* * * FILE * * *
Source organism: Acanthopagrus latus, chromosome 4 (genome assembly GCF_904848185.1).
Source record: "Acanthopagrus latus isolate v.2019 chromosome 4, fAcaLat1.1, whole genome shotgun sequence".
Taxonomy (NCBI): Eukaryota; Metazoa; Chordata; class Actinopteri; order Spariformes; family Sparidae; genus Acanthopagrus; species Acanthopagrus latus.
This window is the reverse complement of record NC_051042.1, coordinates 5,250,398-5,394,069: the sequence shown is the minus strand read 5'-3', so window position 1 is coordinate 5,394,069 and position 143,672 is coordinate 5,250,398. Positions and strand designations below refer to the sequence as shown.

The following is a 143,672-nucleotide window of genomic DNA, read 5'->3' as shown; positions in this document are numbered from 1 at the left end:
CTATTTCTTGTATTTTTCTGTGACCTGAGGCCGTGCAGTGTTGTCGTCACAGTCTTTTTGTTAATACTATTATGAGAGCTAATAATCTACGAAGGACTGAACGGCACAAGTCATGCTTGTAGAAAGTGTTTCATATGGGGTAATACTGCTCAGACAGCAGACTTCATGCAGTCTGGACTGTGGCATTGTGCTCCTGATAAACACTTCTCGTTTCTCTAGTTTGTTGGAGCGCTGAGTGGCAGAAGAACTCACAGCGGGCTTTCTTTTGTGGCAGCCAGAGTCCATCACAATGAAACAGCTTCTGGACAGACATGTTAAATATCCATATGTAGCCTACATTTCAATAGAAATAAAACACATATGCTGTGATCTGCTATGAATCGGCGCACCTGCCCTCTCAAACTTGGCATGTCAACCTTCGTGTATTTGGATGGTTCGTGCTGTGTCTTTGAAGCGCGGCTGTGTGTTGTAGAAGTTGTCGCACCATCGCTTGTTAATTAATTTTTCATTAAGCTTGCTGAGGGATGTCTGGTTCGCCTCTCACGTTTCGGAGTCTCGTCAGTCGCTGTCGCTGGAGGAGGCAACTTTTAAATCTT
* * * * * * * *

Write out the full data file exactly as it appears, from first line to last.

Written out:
Source organism: Acanthopagrus latus, chromosome 4 (genome assembly GCF_904848185.1).
Source record: "Acanthopagrus latus isolate v.2019 chromosome 4, fAcaLat1.1, whole genome shotgun sequence".
Taxonomy (NCBI): Eukaryota; Metazoa; Chordata; class Actinopteri; order Spariformes; family Sparidae; genus Acanthopagrus; species Acanthopagrus latus.
This window is the reverse complement of record NC_051042.1, coordinates 5,250,398-5,394,069: the sequence shown is the minus strand read 5'-3', so window position 1 is coordinate 5,394,069 and position 143,672 is coordinate 5,250,398. Positions and strand designations below refer to the sequence as shown.

The following is a 143,672-nucleotide window of genomic DNA, read 5'->3' as shown; positions in this document are numbered from 1 at the left end:
CTATTTCTTGTATTTTTCTGTGACCTGAGGCCGTGCAGTGTTGTCGTCACAGTCTTTTTGTTAATACTATTATGAGAGCTAATAATCTACGAAGGACTGAACGGCACAAGTCATGCTTGTAGAAAGTGTTTCATATGGGGTAATACTGCTCAGACAGCAGACTTCATGCAGTCTGGACTGTGGCATTGTGCTCCTGATAAACACTTCTCGTTTCTCTAGTTTGTTGGAGCGCTGAGTGGCAGAAGAACTCACAGCGGGCTTTCTTTTGTGGCAGCCAGAGTCCATCACAATGAAACAGCTTCTGGACAGACATGTTAAATATCCATATGTAGCCTACATTTCAATAGAAATAAAACACATATGCTGTGATCTGCTATGAATCGGCGCACCTGCCCTCTCAAACTTGGCATGTCAACCTTCGTGTATTTGGATGGTTCGTGCTGTGTCTTTGAAGCGCGGCTGTGTGTTGTAGAAGTTGTCGCACCATCGCTTGTTAATTAATTTTTCATTAAGCTTGCTGAGGGATGTCTGGTTCGCCTCTCACGTTTCGGAGTCTCGTCAGTCGCTGTCGCTGGAGGAGGCAACTTTTAAATCTT